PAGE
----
Libido: Reviews: Bar Stories
REVIEWS
Bar Stories

By Charles-Gene McDaniel

At first glance, Bar Stories would appear to be just another collection of get-down-and-dirty confessional or don’t-I-wish tales relating in hyperbolic clichés experiences of men in gay bars, a -- or maybe even the -- major venue for picking up tricks and occasional lovers, sometimes also the venue for backroom or barroom action. The editor, however, has put together a delightful surprise, an anthology of literary putatively non-fiction that is only sometimes erotic. Unlike too much gay writing of the genre, it is touchingly about human relationships in which bars are involved, sometimes only peripherally.

Gay bars the world over vary little in ambiance. Fogs of cigarette smoke, dim lights, deafeningly loud music, frequently grime and tattered furniture are universal, mixed with the odors of stale beer, sweat and cologne. Not a pretty picture. But the youthful patrons — rarely any even approaching Medicare eligibility — provide a vitality that masks pathos, loneliness and desperation. Here’s where gay men go to meet, mix, mingle, relax and sometimes find a bed partner for the night, if not longer, or just to find a welcoming environment where they can be with other gay men without fear of being bashed by a macho self-loathing homophobe reacting against his own desires.

Bar Stories originally was conceived as an erotic anthology. The editor, Scott Brassart, said, however, that the collection of 28 pieces was transformed into a literary exploration because "I received a large number of extremely interesting, well-written, non-sexual stories. And so, much to my delight, the direction of the collection changed from 'erotic' to 'literary.'"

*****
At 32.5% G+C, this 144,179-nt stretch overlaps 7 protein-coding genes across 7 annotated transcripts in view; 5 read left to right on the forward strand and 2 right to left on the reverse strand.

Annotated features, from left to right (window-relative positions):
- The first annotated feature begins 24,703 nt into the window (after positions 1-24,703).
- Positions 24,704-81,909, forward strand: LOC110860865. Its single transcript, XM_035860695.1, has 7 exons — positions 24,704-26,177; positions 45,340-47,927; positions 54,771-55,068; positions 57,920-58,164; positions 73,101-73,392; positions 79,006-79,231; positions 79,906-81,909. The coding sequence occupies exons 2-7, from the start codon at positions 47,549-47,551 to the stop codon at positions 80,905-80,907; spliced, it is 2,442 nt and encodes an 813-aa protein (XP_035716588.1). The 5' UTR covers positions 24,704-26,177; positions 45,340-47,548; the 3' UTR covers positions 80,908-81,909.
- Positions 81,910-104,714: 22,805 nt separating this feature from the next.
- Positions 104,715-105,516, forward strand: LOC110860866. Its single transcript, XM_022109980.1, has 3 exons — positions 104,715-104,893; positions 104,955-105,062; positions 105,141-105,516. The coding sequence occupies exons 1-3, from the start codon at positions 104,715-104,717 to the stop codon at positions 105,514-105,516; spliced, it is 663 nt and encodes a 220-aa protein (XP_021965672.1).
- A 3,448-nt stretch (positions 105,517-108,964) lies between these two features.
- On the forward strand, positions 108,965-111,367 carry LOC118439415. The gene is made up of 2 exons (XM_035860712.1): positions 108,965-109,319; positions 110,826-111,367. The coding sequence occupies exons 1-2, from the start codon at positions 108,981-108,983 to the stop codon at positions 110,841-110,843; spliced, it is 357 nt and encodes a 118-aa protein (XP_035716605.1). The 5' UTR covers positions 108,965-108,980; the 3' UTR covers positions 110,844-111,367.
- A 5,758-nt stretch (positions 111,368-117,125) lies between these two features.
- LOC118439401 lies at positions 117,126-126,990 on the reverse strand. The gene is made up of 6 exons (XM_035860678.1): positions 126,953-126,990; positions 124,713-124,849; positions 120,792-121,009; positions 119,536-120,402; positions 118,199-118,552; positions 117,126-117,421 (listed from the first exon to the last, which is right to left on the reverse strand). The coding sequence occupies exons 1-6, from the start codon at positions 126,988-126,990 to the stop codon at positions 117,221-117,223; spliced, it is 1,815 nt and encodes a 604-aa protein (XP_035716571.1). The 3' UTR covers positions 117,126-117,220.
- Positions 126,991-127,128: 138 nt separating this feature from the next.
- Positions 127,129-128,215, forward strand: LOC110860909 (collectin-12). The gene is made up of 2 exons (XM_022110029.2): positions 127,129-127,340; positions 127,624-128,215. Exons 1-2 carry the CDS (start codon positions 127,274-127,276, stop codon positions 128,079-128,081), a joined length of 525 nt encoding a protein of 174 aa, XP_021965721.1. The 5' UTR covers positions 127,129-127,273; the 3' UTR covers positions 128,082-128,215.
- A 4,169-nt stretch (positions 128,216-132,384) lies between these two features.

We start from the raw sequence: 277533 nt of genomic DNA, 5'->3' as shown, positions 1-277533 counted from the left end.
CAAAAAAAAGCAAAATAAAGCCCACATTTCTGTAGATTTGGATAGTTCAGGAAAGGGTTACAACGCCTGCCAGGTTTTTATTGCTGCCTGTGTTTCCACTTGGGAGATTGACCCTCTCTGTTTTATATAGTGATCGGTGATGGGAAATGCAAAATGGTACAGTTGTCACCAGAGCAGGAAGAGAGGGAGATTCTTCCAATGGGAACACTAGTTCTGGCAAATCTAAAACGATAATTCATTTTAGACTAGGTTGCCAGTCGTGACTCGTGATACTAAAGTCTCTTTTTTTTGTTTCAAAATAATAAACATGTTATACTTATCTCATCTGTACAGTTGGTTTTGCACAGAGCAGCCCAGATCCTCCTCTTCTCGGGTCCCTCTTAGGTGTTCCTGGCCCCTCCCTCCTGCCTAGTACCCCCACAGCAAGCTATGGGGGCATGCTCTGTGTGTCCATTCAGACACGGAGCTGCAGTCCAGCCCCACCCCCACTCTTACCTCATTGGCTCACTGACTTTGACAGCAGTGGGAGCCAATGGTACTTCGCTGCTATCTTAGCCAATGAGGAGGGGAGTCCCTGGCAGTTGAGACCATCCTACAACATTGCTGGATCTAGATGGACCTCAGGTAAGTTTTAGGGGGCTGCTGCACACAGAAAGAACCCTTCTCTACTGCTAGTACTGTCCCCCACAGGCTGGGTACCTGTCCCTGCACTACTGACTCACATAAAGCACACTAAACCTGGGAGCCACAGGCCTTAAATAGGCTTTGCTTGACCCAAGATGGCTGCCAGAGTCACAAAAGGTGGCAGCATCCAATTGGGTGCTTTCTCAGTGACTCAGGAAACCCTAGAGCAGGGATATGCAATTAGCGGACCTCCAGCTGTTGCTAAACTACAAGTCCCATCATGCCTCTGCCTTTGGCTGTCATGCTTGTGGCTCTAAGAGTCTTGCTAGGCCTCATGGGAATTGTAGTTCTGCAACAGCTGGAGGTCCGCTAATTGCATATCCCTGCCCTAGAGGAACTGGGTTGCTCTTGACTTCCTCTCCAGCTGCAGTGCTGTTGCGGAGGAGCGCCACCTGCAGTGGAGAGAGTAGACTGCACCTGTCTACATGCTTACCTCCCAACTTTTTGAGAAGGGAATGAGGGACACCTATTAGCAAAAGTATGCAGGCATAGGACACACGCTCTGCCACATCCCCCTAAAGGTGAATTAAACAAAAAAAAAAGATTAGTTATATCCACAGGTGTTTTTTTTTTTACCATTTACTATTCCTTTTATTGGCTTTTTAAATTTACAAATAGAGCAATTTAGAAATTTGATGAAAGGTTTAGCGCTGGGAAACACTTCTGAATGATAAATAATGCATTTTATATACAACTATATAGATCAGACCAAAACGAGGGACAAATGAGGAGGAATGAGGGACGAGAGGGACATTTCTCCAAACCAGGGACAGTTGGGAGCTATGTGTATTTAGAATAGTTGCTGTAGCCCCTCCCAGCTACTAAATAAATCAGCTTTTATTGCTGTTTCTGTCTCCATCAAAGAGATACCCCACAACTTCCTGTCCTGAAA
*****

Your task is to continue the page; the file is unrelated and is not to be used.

The stories range from a two-page vignette about a displayed collection of young patrons’ underwear set in a New Orleans bar to longer, fully developed stories that take place in big city and rural areas from across the country as well as Europe and Japan, where Dean Durber has sex in the Turkey Bar in Fukuoka with "the most gorgeous Japanese boy alive, more beautiful than I could ever possibly imagine" on an air mattress placed on a platform beneath spotlights to the delight of the other patrons and his own extraordinary pleasure.

One of the most satisfying, while disturbing stories is Gregg Shapiro’s perfectly developed Chicago leather bar story in which an erstwhile high school nerdy honors student picks up years later the jock who was a high school bully and delivers him a comeuppance, not only tantalizingly depriving him of the masochistic sex he expected but leaving him handcuffed and tethered alone in his own apartment.

Jack Fritscher, Robert Mapplethorpe’s lover and himself a photographer, relates his first experience with a handsome sex-for-sale trick. Christopher Lucas’ writes a funny story about dressing in Jesus drag for a Halloween party and going home with a hairychested blond dressed as a Roman centurion. In "Once on Christmas Eve" J. G. Hayes captures the sadness of a gay bar -- any bar -- on that holiday eve, the saddest of all nights for those who are alone and futilely seeking comfort from booze and others who are seeking comfort.

The stories pretty much run the gamut of types of bars and bar type men. On the whole, the stories are of highest literary quality with none of the repetitious sweating and grunting and volcanic orgasms found in too many gay erotic stories, although these stories do include the details of sexual coupling when appropriate. The difference is, the authors develop real stories with real people who engage in real relationships. While all of the stories are uniformly well written, a few might have been omitted, like one focusing jarringly on scatology in a Phoenix bar and a pretentious, unsuccessful piece titled "Rocky I, II, III, IV, V."

The book may not be one you’ll want to share with your mother, unless your mother is kinkier than mine was, but it is one that readers who appreciate good writing and subversive eroticism will enjoy immensely. I did.

Bar Stories edited by Scott Brassart (Alyson Books, Los Angeles, 1999. ISBN: 1-55583-536-8. 224 pages, paper $12.95).

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